“They say, a country deserves the leaders it gets. By any measure, Kenya does not deserve the Opposition it got after the 2013 General Election” -Standard Newspaper Commentary (Thursday 29, 2015).
This opening falsity is in itself idiotic, for, simply, people do not go to the ballot to elect an ‘opposition’. An opposition formation become the natural, in fact, negative, consequence of an election.
In 2013, Kenyans came out in large numbers to vote in a new government. The vote, by and large, was based on whatever people believed the two leading coalitions would do to improve their lives. In the end, one political formation -the Jubilee Alliance – was elected (or rigged the election) to power, thus bestowing on themselves the mandate to rule.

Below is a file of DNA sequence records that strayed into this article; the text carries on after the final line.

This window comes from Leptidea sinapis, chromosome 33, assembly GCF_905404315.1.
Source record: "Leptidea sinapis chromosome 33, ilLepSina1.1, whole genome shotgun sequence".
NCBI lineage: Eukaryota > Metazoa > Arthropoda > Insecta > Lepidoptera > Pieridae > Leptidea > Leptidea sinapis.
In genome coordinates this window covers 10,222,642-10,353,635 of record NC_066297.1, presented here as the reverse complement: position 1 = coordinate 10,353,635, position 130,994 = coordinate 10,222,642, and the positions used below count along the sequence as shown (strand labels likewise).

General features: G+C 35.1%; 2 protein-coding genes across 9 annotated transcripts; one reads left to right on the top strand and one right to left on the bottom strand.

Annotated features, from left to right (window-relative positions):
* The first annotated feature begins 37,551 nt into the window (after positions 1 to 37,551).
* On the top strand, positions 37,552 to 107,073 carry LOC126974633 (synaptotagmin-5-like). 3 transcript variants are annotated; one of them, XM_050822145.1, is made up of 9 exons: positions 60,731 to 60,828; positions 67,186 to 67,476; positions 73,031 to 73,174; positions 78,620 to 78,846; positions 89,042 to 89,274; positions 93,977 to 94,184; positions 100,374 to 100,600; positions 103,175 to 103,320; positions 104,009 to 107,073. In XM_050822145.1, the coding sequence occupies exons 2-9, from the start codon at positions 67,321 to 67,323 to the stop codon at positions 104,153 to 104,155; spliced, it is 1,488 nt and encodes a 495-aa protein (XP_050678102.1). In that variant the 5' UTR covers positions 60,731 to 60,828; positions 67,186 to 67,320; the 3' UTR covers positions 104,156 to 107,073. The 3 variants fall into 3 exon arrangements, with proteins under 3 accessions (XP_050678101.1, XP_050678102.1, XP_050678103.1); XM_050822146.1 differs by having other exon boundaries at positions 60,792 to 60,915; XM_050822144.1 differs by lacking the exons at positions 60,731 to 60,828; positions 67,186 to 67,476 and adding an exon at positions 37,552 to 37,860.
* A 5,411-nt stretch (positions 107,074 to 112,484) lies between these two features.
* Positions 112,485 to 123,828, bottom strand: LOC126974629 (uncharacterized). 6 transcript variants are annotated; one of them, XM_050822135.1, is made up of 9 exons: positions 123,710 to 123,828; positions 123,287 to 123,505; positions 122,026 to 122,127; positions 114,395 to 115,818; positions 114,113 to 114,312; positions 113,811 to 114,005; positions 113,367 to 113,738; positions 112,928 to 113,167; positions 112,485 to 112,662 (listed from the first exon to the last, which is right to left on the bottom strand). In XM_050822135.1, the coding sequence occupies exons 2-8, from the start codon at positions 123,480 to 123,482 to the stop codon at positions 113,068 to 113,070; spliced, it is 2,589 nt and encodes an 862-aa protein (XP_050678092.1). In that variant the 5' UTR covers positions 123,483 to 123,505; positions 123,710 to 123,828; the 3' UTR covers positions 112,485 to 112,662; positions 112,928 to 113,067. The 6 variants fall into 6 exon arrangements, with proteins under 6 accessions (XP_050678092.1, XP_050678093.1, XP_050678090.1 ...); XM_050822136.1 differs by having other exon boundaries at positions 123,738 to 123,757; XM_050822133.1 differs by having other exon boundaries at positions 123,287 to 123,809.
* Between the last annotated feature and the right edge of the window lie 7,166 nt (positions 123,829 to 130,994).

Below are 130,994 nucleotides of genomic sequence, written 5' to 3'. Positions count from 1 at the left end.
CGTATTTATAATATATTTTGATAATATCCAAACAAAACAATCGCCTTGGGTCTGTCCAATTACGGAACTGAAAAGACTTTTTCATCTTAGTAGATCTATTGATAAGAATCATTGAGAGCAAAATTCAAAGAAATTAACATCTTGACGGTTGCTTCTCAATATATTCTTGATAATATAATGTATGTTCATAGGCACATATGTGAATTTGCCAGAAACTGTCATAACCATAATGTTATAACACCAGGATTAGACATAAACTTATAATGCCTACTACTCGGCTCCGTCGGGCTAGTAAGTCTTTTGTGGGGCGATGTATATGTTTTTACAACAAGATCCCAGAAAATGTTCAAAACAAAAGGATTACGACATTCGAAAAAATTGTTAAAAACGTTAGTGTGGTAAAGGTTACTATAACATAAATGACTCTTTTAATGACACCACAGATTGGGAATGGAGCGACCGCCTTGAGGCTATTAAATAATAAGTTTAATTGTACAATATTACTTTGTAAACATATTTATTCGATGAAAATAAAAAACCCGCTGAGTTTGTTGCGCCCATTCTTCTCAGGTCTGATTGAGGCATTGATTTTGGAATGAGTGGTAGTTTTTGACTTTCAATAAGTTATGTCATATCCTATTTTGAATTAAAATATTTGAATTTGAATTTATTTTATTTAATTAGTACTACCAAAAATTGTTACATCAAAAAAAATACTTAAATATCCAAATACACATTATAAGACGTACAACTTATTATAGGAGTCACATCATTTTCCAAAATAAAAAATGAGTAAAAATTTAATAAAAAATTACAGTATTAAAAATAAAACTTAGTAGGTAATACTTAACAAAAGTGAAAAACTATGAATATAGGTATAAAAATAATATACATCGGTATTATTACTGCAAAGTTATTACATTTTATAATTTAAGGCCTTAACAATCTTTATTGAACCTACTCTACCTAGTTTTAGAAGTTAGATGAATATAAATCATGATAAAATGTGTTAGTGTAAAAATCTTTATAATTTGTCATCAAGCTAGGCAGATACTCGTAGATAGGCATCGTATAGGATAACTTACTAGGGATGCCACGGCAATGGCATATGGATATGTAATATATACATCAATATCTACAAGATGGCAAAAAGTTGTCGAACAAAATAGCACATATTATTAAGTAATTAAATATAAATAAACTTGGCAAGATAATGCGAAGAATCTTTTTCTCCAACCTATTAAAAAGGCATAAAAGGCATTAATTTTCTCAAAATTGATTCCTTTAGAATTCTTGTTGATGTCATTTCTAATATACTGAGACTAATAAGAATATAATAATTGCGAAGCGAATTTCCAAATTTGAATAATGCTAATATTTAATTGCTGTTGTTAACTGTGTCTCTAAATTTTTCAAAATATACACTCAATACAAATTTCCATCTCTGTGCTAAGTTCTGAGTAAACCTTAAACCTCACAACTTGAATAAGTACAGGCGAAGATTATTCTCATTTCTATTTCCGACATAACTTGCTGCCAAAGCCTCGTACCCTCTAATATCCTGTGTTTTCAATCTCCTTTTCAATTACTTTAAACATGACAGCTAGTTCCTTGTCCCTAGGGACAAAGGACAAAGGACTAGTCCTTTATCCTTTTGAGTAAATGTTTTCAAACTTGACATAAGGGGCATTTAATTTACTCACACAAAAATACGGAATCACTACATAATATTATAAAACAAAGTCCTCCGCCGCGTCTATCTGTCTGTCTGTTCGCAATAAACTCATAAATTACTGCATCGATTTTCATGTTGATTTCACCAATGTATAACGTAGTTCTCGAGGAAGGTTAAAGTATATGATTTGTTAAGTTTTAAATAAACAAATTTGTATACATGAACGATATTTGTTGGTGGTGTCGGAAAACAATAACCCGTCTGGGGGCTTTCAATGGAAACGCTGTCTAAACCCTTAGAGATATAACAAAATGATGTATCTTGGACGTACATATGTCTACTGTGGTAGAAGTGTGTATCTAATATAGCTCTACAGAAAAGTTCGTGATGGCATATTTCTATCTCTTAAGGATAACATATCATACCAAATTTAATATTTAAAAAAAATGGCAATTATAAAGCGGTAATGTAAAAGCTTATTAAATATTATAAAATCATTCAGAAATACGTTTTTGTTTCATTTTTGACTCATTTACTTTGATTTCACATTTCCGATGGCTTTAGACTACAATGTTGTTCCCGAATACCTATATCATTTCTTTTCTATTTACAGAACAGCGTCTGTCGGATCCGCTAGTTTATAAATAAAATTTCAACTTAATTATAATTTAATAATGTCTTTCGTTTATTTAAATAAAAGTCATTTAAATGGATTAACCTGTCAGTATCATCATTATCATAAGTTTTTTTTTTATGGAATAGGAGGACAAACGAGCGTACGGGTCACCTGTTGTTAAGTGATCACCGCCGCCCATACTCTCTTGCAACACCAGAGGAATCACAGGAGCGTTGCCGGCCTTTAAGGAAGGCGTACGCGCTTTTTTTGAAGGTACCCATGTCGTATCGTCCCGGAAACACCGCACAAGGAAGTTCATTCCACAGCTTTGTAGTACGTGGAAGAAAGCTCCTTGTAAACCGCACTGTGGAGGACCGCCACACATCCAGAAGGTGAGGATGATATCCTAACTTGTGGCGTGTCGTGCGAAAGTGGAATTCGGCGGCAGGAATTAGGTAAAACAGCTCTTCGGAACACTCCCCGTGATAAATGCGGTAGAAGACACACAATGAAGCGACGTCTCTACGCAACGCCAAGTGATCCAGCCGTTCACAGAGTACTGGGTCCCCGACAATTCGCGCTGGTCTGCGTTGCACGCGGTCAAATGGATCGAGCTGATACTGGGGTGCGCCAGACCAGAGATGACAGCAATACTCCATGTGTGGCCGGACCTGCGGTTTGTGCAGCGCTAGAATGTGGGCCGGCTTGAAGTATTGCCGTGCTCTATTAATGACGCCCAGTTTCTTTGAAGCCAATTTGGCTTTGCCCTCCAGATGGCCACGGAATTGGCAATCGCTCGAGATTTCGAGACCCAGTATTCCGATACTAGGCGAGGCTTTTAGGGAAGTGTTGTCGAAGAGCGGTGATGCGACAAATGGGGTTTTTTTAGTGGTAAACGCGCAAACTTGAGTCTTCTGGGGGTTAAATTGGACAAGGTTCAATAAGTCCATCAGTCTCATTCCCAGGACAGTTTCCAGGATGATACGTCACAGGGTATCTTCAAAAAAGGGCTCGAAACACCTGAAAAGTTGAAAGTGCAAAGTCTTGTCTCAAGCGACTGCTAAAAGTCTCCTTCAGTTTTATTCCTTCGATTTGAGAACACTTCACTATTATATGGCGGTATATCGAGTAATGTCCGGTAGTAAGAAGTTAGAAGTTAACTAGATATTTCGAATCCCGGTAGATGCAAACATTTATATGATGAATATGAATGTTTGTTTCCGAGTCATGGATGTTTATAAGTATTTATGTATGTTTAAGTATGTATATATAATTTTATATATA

With that March 4 elections, disputed by the Opposition but legitimized by the Supreme Court, the life of the nation, a collateral to Jubilee Alliance’s quest for power, Â was for the next five years risked on the Jubilee Alliance blank check. They have defaulted.
So, where does the Standard Newspaper, whose own slant in the 2013 elections toward Jubilee Â ensured people got persuaded on non-issues (Jubilee campaign was a pathetic rendition of neo-racism concocted on an anti-western agenda with no bearing at all to the lives of common people) and, often, elevation of primitive tribal emotions over and above everything else, get the temerity to point an accusing finger at the ‘opposition’?
The media in Kenya – not just the Standard – have this obsession that the Opposition should be the government’s mother to nurse it, cloth it and feed it. The government, thus, is treated as truant boy, whose foolhardiness must be blamed on his mother -the Opposition.
“As an alternative government, the CORD coalition has been an under-performer reduced to chasing shadows and fighting losing battles in Parliament”.Â
Were the ‘shadows’ worth chasing? Were the ‘losing battles’ the Opposition fought in parliament worth fighting? What are these ‘shadows’ and what are these ‘battles’?